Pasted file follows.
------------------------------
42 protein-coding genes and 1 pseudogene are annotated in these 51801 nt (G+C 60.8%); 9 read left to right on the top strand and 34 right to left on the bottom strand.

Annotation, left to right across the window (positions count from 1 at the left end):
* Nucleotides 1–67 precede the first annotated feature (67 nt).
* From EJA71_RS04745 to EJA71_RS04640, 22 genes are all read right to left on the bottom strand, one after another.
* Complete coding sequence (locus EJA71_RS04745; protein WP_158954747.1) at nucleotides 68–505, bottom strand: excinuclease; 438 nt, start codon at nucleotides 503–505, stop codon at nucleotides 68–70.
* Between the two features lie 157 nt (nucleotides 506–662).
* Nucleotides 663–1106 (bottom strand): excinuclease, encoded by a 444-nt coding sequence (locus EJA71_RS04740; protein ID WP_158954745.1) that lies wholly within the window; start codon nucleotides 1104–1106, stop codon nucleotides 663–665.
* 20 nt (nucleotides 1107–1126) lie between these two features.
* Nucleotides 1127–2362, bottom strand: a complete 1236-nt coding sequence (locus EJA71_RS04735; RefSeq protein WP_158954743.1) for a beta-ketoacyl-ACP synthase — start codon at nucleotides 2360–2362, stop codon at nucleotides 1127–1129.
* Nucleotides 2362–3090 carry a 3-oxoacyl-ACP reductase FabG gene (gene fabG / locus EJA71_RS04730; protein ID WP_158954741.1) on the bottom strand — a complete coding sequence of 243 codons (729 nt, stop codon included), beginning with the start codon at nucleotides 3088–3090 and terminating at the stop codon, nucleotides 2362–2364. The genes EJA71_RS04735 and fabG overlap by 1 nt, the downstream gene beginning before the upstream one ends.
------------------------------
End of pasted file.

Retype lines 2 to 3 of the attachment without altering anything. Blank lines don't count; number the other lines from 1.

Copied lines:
Annotation, left to right across the window (positions count from 1 at the left end):
* Nucleotides 1–67 precede the first annotated feature (67 nt).